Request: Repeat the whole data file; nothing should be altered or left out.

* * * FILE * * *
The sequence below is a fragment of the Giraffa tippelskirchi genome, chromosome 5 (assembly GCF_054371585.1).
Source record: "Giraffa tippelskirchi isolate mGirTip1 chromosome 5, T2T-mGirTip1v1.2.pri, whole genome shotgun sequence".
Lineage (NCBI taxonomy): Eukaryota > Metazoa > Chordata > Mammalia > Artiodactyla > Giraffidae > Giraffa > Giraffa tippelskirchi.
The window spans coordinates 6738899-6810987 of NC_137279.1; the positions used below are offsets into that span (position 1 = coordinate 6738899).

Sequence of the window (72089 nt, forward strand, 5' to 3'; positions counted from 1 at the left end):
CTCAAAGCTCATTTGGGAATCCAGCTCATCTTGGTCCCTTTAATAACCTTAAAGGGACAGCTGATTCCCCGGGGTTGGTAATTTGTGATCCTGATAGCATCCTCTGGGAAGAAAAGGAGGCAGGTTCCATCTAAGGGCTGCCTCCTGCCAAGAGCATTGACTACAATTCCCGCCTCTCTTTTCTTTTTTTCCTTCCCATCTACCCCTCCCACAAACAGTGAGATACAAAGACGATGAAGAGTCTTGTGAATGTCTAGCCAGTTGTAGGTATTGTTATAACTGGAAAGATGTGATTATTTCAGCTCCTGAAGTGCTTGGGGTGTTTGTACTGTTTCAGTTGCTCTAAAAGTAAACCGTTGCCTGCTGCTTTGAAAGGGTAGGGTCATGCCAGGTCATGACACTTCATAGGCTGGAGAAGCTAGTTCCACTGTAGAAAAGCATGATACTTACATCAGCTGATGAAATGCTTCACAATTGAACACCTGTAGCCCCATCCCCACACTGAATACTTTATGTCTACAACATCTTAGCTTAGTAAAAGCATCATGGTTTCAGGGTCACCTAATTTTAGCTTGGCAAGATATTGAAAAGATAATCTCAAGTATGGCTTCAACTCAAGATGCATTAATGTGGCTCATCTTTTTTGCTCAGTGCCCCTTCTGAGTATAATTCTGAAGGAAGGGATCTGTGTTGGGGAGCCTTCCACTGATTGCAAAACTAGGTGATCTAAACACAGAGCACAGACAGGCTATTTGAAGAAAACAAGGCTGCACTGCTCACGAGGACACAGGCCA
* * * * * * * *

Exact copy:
The sequence below is a fragment of the Giraffa tippelskirchi genome, chromosome 5 (assembly GCF_054371585.1).
Source record: "Giraffa tippelskirchi isolate mGirTip1 chromosome 5, T2T-mGirTip1v1.2.pri, whole genome shotgun sequence".
Lineage (NCBI taxonomy): Eukaryota > Metazoa > Chordata > Mammalia > Artiodactyla > Giraffidae > Giraffa > Giraffa tippelskirchi.
The window spans coordinates 6738899-6810987 of NC_137279.1; the positions used below are offsets into that span (position 1 = coordinate 6738899).

Sequence of the window (72089 nt, forward strand, 5' to 3'; positions counted from 1 at the left end):
CTCAAAGCTCATTTGGGAATCCAGCTCATCTTGGTCCCTTTAATAACCTTAAAGGGACAGCTGATTCCCCGGGGTTGGTAATTTGTGATCCTGATAGCATCCTCTGGGAAGAAAAGGAGGCAGGTTCCATCTAAGGGCTGCCTCCTGCCAAGAGCATTGACTACAATTCCCGCCTCTCTTTTCTTTTTTTCCTTCCCATCTACCCCTCCCACAAACAGTGAGATACAAAGACGATGAAGAGTCTTGTGAATGTCTAGCCAGTTGTAGGTATTGTTATAACTGGAAAGATGTGATTATTTCAGCTCCTGAAGTGCTTGGGGTGTTTGTACTGTTTCAGTTGCTCTAAAAGTAAACCGTTGCCTGCTGCTTTGAAAGGGTAGGGTCATGCCAGGTCATGACACTTCATAGGCTGGAGAAGCTAGTTCCACTGTAGAAAAGCATGATACTTACATCAGCTGATGAAATGCTTCACAATTGAACACCTGTAGCCCCATCCCCACACTGAATACTTTATGTCTACAACATCTTAGCTTAGTAAAAGCATCATGGTTTCAGGGTCACCTAATTTTAGCTTGGCAAGATATTGAAAAGATAATCTCAAGTATGGCTTCAACTCAAGATGCATTAATGTGGCTCATCTTTTTTGCTCAGTGCCCCTTCTGAGTATAATTCTGAAGGAAGGGATCTGTGTTGGGGAGCCTTCCACTGATTGCAAAACTAGGTGATCTAAACACAGAGCACAGACAGGCTATTTGAAGAAAACAAGGCTGCACTGCTCACGAGGACACAGGCCA